gym suit and oilskins and sou'wester and a difficult clamber on to the roof of the Van. The rain pelting. the only thing to do was to sprawl on one's face and untie the Willesden canvas from under the luggage rail and spread it on the top of the Van holding it in place with carpet nails. It was an exciting job because the wind siezed the canvas which attacked D and knocked her down, and wetting in spite of waterproof clothing, Then a clamber down and a change almost to the skin. P. replaced the ladder most carefully; D. got out of the van and the ladder gave way and there was a most wonderful crash. Result a really fine bruise which came on the top of an egg shaped lump. If it had only been on the nose instead of the right shin, everyone would have noticed it and been sorry. Ten dinner. Then Billy and Alec to coffee and a long afternoon of reading sewing letter writing and heart to hearters. The Salvation army providing the music around the corner

"[Thanks] to the Glory of God they daren't make a noise like that to anyone else!
A letter from C.O.S. saying that the ring is found. It was discovered by Our Mag in the grass, Oh dear - How satisfying.

Aug 3


This afternoon a telegram from Rusty saying that there is fighting in the North Sea and asking Alec to meet him in London tomorrow so that they can enlist together. Alec is going ,but has telegraphed to his father as he may want him to be with him. P. and D. writing to Rusty. There may be some work for us. We are strong and cheerful and can cook - though God knows that it is very little to be able to do.


Aug 4


A happy day, Billy writing the funeral service of the Spanish sausage all the afternoon. For the procession- a recipe- intoned- Gregorian tune. The response - 'Cheer up the wurst is yet to come!' . Alec to come to supper for some of his favourite sausage [stirs] and mushrooms. D. teaching in evening school / Alec arrived early with a telegram from London. He is to go tonight and enlist they may be off at any minute. There wasn't time for any supper. P. went to the station to say goodbye, D. didn't go because one was enough and besides he may never be back and one doesn't have scenes.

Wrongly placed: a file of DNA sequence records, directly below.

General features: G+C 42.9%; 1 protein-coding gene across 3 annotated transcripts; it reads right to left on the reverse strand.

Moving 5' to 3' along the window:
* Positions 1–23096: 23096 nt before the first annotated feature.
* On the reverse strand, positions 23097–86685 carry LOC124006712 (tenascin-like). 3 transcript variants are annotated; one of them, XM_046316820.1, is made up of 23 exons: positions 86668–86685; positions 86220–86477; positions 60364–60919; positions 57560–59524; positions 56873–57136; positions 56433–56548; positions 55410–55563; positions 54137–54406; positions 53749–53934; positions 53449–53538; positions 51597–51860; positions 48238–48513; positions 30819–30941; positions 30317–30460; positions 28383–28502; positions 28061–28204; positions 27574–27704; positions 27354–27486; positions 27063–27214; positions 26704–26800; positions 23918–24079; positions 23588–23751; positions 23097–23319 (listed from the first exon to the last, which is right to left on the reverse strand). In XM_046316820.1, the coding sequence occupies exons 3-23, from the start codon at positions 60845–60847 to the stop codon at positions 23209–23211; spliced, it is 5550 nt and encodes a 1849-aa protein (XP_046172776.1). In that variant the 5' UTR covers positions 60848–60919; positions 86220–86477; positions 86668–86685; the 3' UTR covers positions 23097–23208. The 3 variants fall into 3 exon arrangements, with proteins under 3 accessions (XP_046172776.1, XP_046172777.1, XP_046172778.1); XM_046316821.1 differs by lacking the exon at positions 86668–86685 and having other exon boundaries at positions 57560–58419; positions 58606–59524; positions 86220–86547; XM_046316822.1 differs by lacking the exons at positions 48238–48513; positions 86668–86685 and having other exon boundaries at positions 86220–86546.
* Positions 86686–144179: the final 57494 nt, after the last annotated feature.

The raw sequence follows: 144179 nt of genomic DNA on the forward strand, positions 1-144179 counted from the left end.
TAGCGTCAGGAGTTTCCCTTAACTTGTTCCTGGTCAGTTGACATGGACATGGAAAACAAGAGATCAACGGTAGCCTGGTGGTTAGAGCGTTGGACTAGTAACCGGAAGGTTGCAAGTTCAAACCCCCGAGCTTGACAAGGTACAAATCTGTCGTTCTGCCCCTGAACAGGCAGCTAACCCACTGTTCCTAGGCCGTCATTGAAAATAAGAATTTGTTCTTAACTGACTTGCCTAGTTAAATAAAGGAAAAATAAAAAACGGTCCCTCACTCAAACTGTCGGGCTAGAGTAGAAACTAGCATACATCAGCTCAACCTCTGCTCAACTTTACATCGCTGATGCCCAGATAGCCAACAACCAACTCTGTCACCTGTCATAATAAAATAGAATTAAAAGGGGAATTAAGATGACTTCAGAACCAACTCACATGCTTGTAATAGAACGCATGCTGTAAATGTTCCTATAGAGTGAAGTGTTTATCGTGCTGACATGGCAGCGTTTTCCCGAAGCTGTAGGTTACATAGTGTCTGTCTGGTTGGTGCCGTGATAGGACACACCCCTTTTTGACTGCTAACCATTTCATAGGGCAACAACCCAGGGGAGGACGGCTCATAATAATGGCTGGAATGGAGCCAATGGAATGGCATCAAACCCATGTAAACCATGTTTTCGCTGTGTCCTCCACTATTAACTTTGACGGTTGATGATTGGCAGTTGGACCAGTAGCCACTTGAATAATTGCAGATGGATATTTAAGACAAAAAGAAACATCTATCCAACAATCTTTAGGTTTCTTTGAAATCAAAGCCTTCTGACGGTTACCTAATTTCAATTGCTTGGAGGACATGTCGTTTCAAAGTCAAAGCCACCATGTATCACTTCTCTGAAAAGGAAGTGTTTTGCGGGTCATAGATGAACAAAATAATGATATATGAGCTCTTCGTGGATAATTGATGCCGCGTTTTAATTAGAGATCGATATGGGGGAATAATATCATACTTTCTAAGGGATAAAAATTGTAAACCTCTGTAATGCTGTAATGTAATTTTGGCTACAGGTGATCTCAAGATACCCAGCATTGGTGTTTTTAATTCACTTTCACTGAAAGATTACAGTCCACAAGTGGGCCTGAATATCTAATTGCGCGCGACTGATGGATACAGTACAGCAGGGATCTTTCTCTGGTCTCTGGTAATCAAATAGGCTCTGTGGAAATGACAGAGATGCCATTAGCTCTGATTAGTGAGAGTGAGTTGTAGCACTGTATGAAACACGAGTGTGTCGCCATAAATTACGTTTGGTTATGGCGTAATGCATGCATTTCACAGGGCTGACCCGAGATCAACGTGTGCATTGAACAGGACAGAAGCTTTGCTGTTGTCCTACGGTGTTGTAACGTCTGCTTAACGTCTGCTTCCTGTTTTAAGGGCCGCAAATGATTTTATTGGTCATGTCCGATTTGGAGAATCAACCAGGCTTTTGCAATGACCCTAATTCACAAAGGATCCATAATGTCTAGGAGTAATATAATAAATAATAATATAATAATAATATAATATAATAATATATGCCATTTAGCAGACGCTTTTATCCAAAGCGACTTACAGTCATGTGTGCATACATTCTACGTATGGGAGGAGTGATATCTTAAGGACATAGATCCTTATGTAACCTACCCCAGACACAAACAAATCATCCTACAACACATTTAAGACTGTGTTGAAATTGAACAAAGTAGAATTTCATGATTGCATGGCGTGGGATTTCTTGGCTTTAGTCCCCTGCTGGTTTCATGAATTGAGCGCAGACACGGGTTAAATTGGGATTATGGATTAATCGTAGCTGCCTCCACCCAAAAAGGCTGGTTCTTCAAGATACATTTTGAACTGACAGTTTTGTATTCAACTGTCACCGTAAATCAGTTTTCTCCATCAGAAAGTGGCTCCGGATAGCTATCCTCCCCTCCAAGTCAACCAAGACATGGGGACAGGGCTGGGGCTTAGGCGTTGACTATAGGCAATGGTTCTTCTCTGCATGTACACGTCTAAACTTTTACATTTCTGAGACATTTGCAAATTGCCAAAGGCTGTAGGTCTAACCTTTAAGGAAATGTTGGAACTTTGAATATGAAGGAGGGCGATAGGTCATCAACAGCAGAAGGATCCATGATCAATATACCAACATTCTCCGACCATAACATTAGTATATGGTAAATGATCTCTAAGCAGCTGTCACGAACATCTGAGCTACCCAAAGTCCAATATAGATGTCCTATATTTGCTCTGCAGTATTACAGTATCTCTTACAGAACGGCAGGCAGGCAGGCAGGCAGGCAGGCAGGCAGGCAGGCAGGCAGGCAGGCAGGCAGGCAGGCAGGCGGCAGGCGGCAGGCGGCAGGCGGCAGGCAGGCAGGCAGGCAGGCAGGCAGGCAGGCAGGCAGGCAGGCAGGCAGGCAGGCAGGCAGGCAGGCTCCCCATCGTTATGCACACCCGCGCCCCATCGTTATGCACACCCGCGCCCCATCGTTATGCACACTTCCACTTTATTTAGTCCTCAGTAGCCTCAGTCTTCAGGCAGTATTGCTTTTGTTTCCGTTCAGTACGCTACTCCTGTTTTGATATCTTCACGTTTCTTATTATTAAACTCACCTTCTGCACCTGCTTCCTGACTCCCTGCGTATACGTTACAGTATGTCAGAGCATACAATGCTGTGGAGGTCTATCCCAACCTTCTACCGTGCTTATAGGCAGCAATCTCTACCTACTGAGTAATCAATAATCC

Aug 5
War was declared last evening. D bought some lentils etc this morning. They were 2/- instead of 1/11, everything has gone up 1d per pound, but that is just a scare and because of the sudden rush and will settle down later.
Mr Sharp has decided to carry on the school as long as possible, it is silly to disorganise things. We shall have the funeral just the same. Mr Kennedy says he will be the undertaker instead of Alec.
Telgram from Alec. Daking. Girdlestone Paddock, Western Lane Stratford on Avon. Rusty and I enlist London Scottish tonight love Alec.
The baker here is in trouble because they have taken his horses to help get Yeomanry away today and he cannot deliver his Country Round. Billy came to supper. He washed up and put away all by himself. He did it most beautifully and even washed the cloth out afterwards and hung it in the right place. He must be the only first who can do a thing like that really well.
D. went to the Town Hall to volunteer for emergency duty. She said she understands camping and can cook and sew. She looked as competent as possible. The men were very nice indeed and said there would be something.
The funeral of the Spanish sausage is abandoned. With the sudden rise in the price of food it seems foolish to destroy an article which may be so needed later on.
P. packing Alec's things to send after him. Not a pair of socks or a

shirt in decent repair - such darning and button sewing, but he will be comfortable for a bit at any rate. After going to bed, there was a visit form Mrs Brown. She came to say that some German ships have been sunk and that Japan is ready to help. We shall need everybody.


Aug 6


We went to the Town Hall together, as P. had the brilliant idea that if we could be [bracketed] we'd be able to take the A tent and two beds and a small outfit and be put down anywhere where needed.
P. learning to cook. We explained that we could be jolly useful. Benson was entering his name at the same time.
D. taught the Flamborough in morning school. A class of raw beginners in long tight skirts and corsets poor lambs, but intelligent and even affectionate.
Billy and Mrs Howe both passed their elementary examination last evening. Letters from Alec and Rusty - they have both signed for four years. Poor K. She and Rusty won't be married on March 1 now. P. came in late at night from a walk and sat down on a basin of soup.


Nov 2nd


A letter from Alec. He has been for eleven days and nights in the trenches at Ypres and is now off duty for a little rest

He has not been hit - so far - but is having to go to the doctor every day.
And me at home knit and knit, and welcome these poor Belgians and try in some way to help in all this nightmare of so terribly altered social conditions.
And all those boys out there - seeing Death like that - the Death that is not laid out...............
Perhaps this is a Dream and all the before was true - or was that the Dream. They cannot both be true - at least not in the same year ?

 

[Two photographs]

Alec was killed in the Ypres sector early in 1915. I had a little note, written in pencil on a leaf form a notebook. He said "We are just going into action. It is all so beastly that it must be for some good purpose."